TV Smith and Gaye Advert of The Adverts started out in a flat in Clapham when they first moved up to London from Devon, while Colin Newman of Wire lived in a ‘very rough squat in Stockwell’. Don Letts, a key figure in the punk-reggae crossover as DJ at the Roxy club ‘lived in a house in Forest Hill with five other rasta brethren: Leo Williams who was later in Big Audio Dynamite and Dreadzone, JR, Tony and my brother. We were really the staff, the doormen at the Roxy’. Mark Perry of Sniffin’ Glue and Alternative TV gets his say (‘We were working class kids from Deptford. We weren’t middle class ponces from Bromley or Chelsea’).

The book follows through to second wave of punk bands and its various sub-genres such as anarcho-punk. It also attempts to rescue the reputation of Oi bands, misunderstood as right wing skinheads when they were actually working class socialists if the book is to be believed. In this category come Deptford’s The Business, whose guitarist Steve Kent recalls ‘I was living in Deptford in the early punks days. Some friends of mine found out that punk groups were playing at the famous Kings Head in Deptford, which later went on to be the subject of the Conflict song. We had a punk gang down there on Friday and Saturday nights, which was the punk night, and there would be bands in the punk room’.

Above all the book conveys the excitement of rapidly expanding possibilities, of Do it Yourself mayhem and violent reaction from shocked patriots and passers-by.

Thursday, December 14, 2006

Solstice Satire

Saturday 23rd December 3pm

Bring a song, story or poem. Cozy up around a campfire or inside our yurt. Hot chai and mince pies on the go. Food donations or other welcome.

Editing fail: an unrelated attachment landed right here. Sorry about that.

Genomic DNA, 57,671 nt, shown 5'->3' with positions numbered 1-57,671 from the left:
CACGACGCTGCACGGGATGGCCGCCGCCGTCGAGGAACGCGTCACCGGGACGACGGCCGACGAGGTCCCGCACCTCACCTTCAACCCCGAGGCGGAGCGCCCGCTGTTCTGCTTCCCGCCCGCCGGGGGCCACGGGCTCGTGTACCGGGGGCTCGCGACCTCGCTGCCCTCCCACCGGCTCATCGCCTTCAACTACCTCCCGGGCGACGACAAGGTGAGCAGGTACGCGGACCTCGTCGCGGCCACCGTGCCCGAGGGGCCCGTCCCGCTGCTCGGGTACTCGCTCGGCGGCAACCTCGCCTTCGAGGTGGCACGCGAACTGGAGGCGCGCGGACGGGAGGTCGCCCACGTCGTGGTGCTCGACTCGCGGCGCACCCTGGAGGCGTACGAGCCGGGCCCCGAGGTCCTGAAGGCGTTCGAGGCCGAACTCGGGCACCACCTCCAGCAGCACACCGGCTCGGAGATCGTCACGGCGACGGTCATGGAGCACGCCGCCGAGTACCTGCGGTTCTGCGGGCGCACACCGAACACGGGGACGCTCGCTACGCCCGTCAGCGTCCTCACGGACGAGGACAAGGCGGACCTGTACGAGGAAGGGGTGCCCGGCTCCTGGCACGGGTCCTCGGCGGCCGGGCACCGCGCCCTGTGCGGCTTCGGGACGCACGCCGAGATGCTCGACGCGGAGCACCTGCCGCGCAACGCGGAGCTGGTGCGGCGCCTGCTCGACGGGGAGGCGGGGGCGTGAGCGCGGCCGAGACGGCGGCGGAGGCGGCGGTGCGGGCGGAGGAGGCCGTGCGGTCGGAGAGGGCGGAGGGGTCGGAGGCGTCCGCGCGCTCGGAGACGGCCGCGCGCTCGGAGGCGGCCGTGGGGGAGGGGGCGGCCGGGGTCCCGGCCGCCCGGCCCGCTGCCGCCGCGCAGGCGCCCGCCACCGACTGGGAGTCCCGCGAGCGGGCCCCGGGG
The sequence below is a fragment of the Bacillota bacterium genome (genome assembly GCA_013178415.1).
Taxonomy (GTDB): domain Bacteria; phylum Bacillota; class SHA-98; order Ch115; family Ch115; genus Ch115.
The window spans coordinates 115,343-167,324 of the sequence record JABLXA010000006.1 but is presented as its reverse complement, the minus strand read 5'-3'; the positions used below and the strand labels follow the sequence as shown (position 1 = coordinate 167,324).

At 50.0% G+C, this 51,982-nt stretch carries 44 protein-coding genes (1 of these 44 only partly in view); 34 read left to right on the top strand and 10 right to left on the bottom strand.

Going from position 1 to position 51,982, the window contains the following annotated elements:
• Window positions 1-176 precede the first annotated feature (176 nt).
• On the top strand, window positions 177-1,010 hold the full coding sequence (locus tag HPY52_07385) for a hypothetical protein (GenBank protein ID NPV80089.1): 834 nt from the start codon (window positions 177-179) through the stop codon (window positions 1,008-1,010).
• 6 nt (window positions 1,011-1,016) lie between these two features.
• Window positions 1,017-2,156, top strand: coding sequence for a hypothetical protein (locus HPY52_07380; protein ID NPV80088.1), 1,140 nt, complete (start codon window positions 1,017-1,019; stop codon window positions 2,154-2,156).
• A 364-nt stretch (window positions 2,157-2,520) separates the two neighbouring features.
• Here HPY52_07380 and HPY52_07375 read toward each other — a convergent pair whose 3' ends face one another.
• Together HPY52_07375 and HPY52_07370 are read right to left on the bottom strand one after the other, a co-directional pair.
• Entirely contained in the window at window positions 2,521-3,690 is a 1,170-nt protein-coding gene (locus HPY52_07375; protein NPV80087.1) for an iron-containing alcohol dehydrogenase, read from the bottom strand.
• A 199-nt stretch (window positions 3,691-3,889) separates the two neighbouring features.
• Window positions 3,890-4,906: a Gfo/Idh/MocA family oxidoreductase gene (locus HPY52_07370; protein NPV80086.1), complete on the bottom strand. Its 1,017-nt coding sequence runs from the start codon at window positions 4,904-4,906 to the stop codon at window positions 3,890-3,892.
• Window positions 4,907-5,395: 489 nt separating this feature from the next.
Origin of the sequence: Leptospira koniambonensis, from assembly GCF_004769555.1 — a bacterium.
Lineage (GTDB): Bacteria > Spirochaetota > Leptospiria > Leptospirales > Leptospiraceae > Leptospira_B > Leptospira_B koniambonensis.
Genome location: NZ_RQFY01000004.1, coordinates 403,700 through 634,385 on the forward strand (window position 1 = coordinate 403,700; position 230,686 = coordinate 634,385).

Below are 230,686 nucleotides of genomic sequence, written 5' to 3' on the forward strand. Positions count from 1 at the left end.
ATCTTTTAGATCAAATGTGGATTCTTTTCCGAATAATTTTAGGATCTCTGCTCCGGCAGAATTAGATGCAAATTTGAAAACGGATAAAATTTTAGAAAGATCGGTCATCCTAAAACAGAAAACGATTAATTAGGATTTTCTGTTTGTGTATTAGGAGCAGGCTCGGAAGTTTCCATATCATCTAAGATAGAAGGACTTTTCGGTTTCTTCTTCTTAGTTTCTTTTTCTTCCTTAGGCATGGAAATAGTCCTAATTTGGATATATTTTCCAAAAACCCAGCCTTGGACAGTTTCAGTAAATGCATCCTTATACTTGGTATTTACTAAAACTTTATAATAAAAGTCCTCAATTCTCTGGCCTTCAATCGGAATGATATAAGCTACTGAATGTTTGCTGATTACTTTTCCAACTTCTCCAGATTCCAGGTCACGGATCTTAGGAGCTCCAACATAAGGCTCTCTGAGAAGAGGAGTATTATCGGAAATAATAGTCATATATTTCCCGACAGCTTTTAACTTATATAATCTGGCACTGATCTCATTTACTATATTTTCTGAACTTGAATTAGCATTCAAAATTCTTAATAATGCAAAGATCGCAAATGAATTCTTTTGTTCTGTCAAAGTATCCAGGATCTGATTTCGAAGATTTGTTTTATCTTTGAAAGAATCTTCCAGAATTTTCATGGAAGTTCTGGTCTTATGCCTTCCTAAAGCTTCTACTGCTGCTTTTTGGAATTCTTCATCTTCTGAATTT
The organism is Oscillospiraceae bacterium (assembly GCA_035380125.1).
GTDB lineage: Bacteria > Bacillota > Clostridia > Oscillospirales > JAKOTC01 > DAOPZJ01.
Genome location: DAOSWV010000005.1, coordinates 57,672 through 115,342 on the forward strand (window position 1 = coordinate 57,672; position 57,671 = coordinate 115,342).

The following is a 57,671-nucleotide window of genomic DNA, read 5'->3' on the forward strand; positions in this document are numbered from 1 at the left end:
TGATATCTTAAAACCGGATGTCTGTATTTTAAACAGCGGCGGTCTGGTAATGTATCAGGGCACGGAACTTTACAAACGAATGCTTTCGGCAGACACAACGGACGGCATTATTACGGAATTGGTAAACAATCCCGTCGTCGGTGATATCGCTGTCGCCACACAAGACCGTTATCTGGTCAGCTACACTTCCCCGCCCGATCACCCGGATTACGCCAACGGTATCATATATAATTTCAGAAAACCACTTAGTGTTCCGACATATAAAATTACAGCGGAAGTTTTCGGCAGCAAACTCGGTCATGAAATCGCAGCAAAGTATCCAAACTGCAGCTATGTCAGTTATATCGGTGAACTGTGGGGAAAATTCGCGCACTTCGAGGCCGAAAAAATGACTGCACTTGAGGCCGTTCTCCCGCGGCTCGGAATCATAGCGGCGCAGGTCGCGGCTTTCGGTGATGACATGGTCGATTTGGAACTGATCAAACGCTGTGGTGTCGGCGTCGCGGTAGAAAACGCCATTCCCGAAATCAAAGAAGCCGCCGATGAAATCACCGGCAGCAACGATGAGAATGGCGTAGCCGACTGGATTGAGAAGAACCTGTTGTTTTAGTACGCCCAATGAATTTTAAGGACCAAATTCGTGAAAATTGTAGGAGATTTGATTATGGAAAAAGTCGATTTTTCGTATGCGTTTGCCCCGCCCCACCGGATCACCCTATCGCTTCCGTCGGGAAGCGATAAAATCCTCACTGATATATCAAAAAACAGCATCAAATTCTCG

One Tree Hill allotments(KEEP OFF PLOTS). Entrance half way up Honor Oak Park Road beneath the trees. Ring the bell.

Friday, December 08, 2006


The Monkees' movie HEAD is being shown next Wednesday 13th December in New Cross. The film, plus delicious veggie food, costs a mere £4. At Cafe Crema, 306 New Cross Road. 7.30pm for food, 8.00pm for the film.

Tuesday, November 28, 2006

Modern Antiquarian

Getting increasingly addicted to The Modern Antiquarian, a fantastic compendium of stone circles and other ancient sites in UK and Ireland named after Grandmaster Julian Cope's book of the same name and subject. Most London sites have long since vanished, but there are still a few burial mounds to be found, including at Winns Common (Plumstead), Shooter's Hill (Shrewsbury Tumulus) and Wimbledon Common.

Yule be sorry if you miss it

South East London Folklore Society returns with Folk Yule: an evening of story telling, song, acoustic music, traditional and magical games and other (mostly) carbon neutral entertainments. You're welcome to join in with a song, story or some other entertainment.

Thursday 14th December, revels shall commence from 8pm in the upstairs room of The Royal George, 85 Tanners Hill, Deptford, London, SE8 4QD. Just off the Lewisham Way. (map here). A £2.50 donation is requested to cover room hire and other costs.

Contact scott@selfs. or clare@selfs.

Wednesday, November 22, 2006

I'm Your Fan

Greenwich Picturehouse are showing Leonard Cohen: I'm Your Man next week, a documentary about my favourite Jewish Buddhist Canadian singer-songwriter. Should be good, even if features a tribute concert with obligatory performances from U2, Rufus Wainwright and others not worthy to touch the hem of Len's garment.